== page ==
I did a custom install using only the base system and GENERIC kernel, later I installed the man pages rather then swap around. Partitioned the drive [ad0] into one large slice [ad0s1] with a 256MB partition for /var, a 256MB swap partition giving me 7.1GB for a root partition. I didn’t see a need to split /usr off of / on such a small system. It was cool not to have many packages installed after using PC-BSD and FreeBSD on my desktop. I quickly setup a text based web browser and cvsup tools via pkg_add.

pkg_add -r lynx
pkg_add -r cvsup_without_gui
pkg_add -r fastest_cvsup && rehash

I used fastest_cvsup to check what the best mirrors would be for getting a current copy of the system sources. Usually I’d just zip it over on a USB stick but my local tree was out of date.

fastest_cvsup -c us

tested all the US mirrors and showed me the fastest ones, I copied the example supvile over to my root directory and set the mirror. [#cp /usr/share/examples/cvsup/standard-supfile /root/]. A quick cvsup [cvsup -g -L 1 /root/standard-supfile] later and I was ready to update the machine. I checked out the make files, the FreeBSD handbook and the text files in /usr/src. I issued the make buildworld command and let her compile for about 5 hours. I then did a make buildkernel and it failed, I removed /usr/src and did a freash cvsup, tried again and failed again. Built a kernel using an alternate method discribed in compiling a custom kernel. Installed the kernel, dropped to single user mode and ran a make installworld. Life was good but the system still showed the wrong patch level, probably because the un updated kernel was running in memory 🙂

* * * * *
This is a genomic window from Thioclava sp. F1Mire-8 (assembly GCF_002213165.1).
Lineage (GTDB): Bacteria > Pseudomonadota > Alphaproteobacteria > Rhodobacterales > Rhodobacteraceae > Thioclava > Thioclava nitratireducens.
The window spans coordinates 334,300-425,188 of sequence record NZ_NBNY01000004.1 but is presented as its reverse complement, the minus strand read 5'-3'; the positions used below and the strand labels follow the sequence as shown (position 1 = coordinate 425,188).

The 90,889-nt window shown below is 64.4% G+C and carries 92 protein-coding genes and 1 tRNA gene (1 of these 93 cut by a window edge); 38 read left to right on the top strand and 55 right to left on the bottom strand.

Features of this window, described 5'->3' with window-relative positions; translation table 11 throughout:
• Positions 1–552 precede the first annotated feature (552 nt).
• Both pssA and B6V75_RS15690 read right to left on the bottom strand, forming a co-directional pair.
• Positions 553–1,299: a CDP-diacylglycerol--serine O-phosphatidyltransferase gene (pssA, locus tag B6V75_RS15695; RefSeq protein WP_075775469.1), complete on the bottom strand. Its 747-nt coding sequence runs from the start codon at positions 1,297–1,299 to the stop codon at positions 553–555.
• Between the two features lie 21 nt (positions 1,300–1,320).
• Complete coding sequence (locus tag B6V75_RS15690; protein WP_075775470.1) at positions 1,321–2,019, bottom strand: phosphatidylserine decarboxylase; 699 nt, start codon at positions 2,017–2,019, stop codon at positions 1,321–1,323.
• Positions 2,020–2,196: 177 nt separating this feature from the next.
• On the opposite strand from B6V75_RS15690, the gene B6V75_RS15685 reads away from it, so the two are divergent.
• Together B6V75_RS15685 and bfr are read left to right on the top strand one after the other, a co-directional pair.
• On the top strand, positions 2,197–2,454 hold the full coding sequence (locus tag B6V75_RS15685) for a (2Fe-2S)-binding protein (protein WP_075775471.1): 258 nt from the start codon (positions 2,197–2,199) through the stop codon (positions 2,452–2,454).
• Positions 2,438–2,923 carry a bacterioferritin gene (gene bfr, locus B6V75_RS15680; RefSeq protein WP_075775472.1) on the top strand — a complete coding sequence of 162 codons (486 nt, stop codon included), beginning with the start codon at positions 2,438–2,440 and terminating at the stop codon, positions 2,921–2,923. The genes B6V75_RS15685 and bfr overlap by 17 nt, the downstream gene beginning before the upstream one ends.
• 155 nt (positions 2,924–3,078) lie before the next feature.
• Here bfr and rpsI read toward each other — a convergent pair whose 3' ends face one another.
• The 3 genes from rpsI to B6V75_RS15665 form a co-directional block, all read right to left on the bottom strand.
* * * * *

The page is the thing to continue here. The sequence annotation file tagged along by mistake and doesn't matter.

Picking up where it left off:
A reboot fixed that, tested things to make sure the system was working and no problems with commands not working right. The kernel was made /w sources downloaded a day after world. All was fine

rstf@.launchmodem.com-%uname -a
FreeBSD .launchmodem.com 6.1-RELEASE-p5 FreeBSD 6.1-RELEASE-p5 #0: Mon Sep 4 22:48:50 EDT 2006 root@.launchmodem.com:/usr/src/sys/i386/compile/GENERIC i386

I’ll setup hostname/custom kernel later and keep tabs of the security mailing list. Since then I have installed porteasy and the ports tree. I checked this link for some advice and isntalled gnu ghostscript via package, I checked on the ftp server to make sure I could get it without X11 support.

pkg_add -r ghostscript-gnu-nox11
I then built cups via porteasy -fb print/cups and took the night off.

I’ve still got to get back to setting up the printer but I’ve all ready begun on the configuration files. My primary goals for right now is to get the printer working and a custom kernel ready. Then I play with packet filter [pf the openbsd firewall] and tighting security. I’ll post more of my changes later since I have them logged.